Microsoft recommend that policy-based management for SQL Server is used. In earlier versions of SQL Server, this was covered using Surface Area Configuration. This was removed from SQL Server 2008 and its functionality was moved into policy management facets in SQL Server Management Studio.

Using SQL Server Management Studio, within the Object Explorer, navigate to the SQL Server Instance and expand the path following:

Management\Policy Management\Facets

The following facets should be disabled (disabled by default) according to Microsoft:

  • Surface Area Configuration
  • Surface Area Configuration for Analysis Services
  • Surface Area Configuration for Reporting Services

As seen in the following screenshot example:

Surface Area Configuration Facet in SQL Server Management Studio

Surface Area Configuration Facet in SQL Server Management Studio


Microsoft also recommend turning off any unneeded services by setting the service to either manual startup or disabled using SQL Server Configuration Manager.

Microsoft do not specify exactly which services that should be disabled. Obviously, you want the core SQL Server service but you could in theory run without the other services. Double check if you need other services such SQL Server analysing and SQL Server reporting services.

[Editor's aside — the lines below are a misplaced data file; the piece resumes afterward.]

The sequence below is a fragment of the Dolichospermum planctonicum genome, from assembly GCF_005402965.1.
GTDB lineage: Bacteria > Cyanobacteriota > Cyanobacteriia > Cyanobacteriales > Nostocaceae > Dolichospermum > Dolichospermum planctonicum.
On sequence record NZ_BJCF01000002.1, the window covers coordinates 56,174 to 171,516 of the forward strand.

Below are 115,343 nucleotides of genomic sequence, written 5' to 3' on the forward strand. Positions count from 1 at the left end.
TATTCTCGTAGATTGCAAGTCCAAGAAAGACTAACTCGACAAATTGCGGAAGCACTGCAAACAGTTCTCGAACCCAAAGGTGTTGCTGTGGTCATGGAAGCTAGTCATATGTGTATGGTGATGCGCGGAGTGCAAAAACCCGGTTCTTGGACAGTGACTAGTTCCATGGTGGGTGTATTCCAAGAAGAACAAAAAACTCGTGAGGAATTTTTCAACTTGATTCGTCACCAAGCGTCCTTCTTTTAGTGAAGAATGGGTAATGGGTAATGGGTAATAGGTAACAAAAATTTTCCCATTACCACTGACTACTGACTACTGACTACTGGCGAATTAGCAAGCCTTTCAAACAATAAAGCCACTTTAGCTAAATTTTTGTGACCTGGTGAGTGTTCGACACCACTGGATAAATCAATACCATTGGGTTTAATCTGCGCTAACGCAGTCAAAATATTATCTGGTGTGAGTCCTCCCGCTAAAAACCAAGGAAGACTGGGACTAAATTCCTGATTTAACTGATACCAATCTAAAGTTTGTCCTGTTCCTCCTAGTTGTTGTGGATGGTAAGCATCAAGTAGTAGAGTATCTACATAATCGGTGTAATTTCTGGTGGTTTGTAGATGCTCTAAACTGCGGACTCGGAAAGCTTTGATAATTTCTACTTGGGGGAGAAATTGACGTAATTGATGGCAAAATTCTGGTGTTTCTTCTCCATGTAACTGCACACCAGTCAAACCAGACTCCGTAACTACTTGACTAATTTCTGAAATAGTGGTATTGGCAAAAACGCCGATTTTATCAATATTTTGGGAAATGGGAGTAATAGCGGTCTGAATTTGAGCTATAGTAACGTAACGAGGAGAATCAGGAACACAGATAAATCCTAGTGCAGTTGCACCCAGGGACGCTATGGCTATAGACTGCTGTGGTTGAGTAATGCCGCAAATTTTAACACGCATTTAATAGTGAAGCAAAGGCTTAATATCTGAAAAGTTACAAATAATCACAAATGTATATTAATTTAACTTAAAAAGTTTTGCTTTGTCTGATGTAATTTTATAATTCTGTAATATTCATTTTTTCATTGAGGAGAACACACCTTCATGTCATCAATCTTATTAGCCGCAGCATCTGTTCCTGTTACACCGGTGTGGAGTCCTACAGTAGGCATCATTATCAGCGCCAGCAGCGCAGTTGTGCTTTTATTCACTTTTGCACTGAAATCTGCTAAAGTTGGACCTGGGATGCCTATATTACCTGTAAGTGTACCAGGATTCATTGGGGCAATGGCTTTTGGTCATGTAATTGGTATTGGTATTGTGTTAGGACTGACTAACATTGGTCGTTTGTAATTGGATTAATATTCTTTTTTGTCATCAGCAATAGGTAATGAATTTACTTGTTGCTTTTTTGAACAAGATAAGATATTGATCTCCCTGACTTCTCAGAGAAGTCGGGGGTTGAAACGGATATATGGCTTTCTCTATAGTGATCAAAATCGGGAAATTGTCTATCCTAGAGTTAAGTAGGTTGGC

To see what services are currently running or disabled, in SQL Server Configuration Manager:

  1. Click on SQL Server Services
  2. In Details Pane, right-click on a service and choose properties
  3. To change the start mode, select “service” tab and edit the start mode entry

As seen in the following screenshot example:

Disable SQL Services using SQL Server Configuration Manager

Disable SQL Services using SQL Server Configuration Manager


In this post, we have had a look at reducing surface area by:

  • Modifying the server-wide configuration (sys.configurations view)
  • Applying SQL Server policies
  • Turning off unneeded SQL services

In the second part of the article, we will look at other features and SQL queries that can be used to reduce the surface area and comply with good security practices.